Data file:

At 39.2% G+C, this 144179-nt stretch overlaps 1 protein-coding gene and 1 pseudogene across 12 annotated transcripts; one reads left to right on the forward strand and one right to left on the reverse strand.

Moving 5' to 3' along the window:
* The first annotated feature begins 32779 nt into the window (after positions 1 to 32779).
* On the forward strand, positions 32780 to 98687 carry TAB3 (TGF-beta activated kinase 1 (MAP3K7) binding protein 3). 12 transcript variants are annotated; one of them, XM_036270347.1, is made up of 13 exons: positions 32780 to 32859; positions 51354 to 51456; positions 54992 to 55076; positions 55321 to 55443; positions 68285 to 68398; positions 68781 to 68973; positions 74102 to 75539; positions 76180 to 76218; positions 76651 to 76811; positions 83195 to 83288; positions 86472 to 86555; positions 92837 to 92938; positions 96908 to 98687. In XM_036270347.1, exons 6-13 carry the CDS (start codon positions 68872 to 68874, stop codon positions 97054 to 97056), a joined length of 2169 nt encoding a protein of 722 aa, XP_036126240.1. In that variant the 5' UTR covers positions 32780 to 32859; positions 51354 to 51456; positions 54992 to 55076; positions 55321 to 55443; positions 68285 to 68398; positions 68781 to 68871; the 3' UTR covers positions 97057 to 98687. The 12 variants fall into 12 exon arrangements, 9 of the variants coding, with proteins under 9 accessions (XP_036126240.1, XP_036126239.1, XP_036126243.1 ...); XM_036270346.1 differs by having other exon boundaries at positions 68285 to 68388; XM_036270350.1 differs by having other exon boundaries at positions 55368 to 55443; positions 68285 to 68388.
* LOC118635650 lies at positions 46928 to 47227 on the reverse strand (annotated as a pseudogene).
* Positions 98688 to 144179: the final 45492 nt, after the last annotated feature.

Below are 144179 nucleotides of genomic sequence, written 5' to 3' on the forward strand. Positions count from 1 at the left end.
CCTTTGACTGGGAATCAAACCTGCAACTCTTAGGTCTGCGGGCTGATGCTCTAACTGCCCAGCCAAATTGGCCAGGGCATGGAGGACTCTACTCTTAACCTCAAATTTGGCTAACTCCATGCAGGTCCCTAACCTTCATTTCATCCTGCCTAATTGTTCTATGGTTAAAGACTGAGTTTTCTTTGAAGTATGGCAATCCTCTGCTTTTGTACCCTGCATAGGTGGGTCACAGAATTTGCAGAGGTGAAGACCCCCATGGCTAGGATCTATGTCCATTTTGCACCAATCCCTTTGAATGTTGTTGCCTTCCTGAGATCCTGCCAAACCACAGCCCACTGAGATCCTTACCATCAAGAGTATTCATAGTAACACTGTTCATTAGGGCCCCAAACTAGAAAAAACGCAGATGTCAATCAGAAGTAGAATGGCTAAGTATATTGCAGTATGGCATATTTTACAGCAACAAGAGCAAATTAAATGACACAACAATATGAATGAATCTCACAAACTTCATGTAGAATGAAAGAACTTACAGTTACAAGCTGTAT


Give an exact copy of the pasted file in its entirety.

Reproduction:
At 39.2% G+C, this 144179-nt stretch overlaps 1 protein-coding gene and 1 pseudogene across 12 annotated transcripts; one reads left to right on the forward strand and one right to left on the reverse strand.

Moving 5' to 3' along the window:
* The first annotated feature begins 32779 nt into the window (after positions 1 to 32779).
* On the forward strand, positions 32780 to 98687 carry TAB3 (TGF-beta activated kinase 1 (MAP3K7) binding protein 3). 12 transcript variants are annotated; one of them, XM_036270347.1, is made up of 13 exons: positions 32780 to 32859; positions 51354 to 51456; positions 54992 to 55076; positions 55321 to 55443; positions 68285 to 68398; positions 68781 to 68973; positions 74102 to 75539; positions 76180 to 76218; positions 76651 to 76811; positions 83195 to 83288; positions 86472 to 86555; positions 92837 to 92938; positions 96908 to 98687. In XM_036270347.1, exons 6-13 carry the CDS (start codon positions 68872 to 68874, stop codon positions 97054 to 97056), a joined length of 2169 nt encoding a protein of 722 aa, XP_036126240.1. In that variant the 5' UTR covers positions 32780 to 32859; positions 51354 to 51456; positions 54992 to 55076; positions 55321 to 55443; positions 68285 to 68398; positions 68781 to 68871; the 3' UTR covers positions 97057 to 98687. The 12 variants fall into 12 exon arrangements, 9 of the variants coding, with proteins under 9 accessions (XP_036126240.1, XP_036126239.1, XP_036126243.1 ...); XM_036270346.1 differs by having other exon boundaries at positions 68285 to 68388; XM_036270350.1 differs by having other exon boundaries at positions 55368 to 55443; positions 68285 to 68388.
* LOC118635650 lies at positions 46928 to 47227 on the reverse strand (annotated as a pseudogene).
* Positions 98688 to 144179: the final 45492 nt, after the last annotated feature.

Below are 144179 nucleotides of genomic sequence, written 5' to 3' on the forward strand. Positions count from 1 at the left end.
CCTTTGACTGGGAATCAAACCTGCAACTCTTAGGTCTGCGGGCTGATGCTCTAACTGCCCAGCCAAATTGGCCAGGGCATGGAGGACTCTACTCTTAACCTCAAATTTGGCTAACTCCATGCAGGTCCCTAACCTTCATTTCATCCTGCCTAATTGTTCTATGGTTAAAGACTGAGTTTTCTTTGAAGTATGGCAATCCTCTGCTTTTGTACCCTGCATAGGTGGGTCACAGAATTTGCAGAGGTGAAGACCCCCATGGCTAGGATCTATGTCCATTTTGCACCAATCCCTTTGAATGTTGTTGCCTTCCTGAGATCCTGCCAAACCACAGCCCACTGAGATCCTTACCATCAAGAGTATTCATAGTAACACTGTTCATTAGGGCCCCAAACTAGAAAAAACGCAGATGTCAATCAGAAGTAGAATGGCTAAGTATATTGCAGTATGGCATATTTTACAGCAACAAGAGCAAATTAAATGACACAACAATATGAATGAATCTCACAAACTTCATGTAGAATGAAAGAACTTACAGTTACAAGCTGTAT